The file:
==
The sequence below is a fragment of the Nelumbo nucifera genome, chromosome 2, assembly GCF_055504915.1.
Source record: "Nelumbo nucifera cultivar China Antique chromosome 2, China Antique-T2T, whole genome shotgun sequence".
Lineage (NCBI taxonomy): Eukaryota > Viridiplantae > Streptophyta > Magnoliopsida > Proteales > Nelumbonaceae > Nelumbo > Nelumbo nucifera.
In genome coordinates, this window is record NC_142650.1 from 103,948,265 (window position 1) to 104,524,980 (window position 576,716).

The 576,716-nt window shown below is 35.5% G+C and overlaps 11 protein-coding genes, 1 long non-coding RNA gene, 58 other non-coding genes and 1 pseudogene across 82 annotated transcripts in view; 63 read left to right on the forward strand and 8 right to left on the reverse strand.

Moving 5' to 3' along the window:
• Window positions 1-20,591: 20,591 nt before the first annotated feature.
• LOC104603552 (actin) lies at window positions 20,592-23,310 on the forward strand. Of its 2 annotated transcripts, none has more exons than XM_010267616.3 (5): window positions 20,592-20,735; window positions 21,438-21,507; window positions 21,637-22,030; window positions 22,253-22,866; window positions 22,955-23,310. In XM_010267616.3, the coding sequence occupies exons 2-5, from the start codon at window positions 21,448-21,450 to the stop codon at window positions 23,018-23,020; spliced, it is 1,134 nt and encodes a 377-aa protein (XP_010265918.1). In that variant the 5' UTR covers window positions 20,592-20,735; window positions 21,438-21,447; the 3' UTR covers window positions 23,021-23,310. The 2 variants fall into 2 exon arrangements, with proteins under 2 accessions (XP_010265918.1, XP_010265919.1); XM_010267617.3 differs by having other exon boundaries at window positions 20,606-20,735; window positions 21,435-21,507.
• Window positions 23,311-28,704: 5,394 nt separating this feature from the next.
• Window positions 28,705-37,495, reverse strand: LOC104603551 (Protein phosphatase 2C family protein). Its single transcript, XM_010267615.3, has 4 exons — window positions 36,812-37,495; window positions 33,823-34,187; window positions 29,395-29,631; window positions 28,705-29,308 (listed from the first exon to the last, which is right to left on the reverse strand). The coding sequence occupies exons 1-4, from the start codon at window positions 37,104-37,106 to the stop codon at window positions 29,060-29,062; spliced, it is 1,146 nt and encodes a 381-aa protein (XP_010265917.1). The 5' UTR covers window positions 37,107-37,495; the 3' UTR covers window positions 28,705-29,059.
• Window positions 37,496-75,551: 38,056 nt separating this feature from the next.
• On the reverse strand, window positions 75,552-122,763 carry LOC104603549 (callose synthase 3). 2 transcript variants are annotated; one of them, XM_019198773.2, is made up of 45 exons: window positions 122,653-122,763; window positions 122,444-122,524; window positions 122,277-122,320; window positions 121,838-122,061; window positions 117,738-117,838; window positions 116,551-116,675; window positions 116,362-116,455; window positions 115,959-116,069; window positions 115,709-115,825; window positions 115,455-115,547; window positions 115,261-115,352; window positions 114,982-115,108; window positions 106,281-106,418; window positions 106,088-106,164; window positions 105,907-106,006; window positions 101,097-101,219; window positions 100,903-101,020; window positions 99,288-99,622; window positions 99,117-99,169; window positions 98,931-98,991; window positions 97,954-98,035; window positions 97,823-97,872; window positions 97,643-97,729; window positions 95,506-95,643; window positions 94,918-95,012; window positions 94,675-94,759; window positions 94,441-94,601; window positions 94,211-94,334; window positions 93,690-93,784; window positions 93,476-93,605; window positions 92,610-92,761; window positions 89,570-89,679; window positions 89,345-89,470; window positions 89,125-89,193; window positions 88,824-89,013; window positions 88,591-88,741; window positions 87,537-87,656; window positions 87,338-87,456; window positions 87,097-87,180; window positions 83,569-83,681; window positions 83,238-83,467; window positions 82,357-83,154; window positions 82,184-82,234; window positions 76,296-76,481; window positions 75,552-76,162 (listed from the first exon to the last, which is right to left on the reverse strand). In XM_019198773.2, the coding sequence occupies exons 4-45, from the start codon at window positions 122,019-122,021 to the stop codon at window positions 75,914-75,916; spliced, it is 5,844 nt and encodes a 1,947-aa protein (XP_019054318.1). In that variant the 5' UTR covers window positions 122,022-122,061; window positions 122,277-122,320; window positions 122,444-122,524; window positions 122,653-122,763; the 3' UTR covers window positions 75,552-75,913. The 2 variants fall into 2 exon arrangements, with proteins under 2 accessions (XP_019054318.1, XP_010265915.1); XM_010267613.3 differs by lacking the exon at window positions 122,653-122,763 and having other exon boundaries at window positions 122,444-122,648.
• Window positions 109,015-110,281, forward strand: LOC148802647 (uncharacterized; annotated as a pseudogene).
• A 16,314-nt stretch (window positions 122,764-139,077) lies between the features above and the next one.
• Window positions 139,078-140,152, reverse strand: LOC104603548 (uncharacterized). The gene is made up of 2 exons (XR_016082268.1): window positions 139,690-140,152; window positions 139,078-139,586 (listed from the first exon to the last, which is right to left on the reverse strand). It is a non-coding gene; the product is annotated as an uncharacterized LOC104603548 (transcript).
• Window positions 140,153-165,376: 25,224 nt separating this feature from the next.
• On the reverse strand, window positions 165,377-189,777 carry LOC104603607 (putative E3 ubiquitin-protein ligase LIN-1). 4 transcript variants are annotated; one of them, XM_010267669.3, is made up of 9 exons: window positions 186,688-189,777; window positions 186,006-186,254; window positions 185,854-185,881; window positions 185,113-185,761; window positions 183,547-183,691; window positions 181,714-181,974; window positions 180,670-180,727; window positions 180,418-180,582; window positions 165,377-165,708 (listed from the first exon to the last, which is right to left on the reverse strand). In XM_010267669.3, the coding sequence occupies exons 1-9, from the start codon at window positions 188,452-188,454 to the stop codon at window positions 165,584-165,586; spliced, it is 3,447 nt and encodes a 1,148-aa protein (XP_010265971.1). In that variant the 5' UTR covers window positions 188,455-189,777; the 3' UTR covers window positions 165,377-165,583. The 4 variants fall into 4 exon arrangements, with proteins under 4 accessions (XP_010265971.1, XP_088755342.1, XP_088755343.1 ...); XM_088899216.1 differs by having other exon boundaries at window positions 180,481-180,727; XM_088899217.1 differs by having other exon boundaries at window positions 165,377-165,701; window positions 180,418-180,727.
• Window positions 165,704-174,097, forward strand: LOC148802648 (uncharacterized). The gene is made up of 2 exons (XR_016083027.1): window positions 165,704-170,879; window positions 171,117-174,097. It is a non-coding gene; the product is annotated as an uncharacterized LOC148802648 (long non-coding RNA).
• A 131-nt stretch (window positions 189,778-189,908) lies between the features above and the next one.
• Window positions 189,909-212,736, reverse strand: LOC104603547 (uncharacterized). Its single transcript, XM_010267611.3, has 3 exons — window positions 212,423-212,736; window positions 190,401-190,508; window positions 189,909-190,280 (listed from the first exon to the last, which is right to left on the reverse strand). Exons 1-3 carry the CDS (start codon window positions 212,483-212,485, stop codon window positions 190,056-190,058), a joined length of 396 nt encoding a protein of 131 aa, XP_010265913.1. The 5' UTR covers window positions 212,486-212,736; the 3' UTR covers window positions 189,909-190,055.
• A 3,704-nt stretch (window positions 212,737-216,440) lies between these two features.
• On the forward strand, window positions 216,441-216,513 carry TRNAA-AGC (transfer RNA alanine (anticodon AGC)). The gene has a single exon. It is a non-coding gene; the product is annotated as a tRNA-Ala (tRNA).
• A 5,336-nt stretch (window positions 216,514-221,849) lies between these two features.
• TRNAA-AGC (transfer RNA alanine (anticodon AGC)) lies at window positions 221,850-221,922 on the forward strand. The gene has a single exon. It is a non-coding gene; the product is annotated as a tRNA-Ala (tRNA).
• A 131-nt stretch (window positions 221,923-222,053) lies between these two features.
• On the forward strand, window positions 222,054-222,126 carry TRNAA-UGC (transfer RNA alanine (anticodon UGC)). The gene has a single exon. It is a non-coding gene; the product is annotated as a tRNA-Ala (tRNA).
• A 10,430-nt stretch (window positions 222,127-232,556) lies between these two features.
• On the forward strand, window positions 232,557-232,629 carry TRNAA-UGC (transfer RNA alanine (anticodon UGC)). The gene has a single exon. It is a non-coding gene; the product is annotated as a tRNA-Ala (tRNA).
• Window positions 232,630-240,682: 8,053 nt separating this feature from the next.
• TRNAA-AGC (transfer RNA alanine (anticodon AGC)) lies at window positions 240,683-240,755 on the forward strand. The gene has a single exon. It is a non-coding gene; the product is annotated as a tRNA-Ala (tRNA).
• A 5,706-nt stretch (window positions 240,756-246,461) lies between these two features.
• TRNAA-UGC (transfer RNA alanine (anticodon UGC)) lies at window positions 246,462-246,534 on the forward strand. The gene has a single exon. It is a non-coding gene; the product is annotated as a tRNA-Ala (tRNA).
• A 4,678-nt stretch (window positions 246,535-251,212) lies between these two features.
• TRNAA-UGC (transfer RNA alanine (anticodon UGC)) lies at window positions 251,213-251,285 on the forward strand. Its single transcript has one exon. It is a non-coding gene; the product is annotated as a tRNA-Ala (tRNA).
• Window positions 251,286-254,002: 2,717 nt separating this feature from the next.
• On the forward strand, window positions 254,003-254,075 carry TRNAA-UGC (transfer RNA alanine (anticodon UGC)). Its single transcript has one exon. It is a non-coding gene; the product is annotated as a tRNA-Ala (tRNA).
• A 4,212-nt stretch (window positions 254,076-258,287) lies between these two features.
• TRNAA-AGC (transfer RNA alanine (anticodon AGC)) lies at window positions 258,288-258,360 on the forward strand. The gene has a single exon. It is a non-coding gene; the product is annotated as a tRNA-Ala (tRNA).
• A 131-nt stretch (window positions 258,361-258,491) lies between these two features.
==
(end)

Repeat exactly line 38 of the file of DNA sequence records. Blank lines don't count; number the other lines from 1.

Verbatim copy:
• TRNAA-AGC (transfer RNA alanine (anticodon AGC)) lies at window positions 258,288-258,360 on the forward strand. The gene has a single exon. It is a non-coding gene; the product is annotated as a tRNA-Ala (tRNA).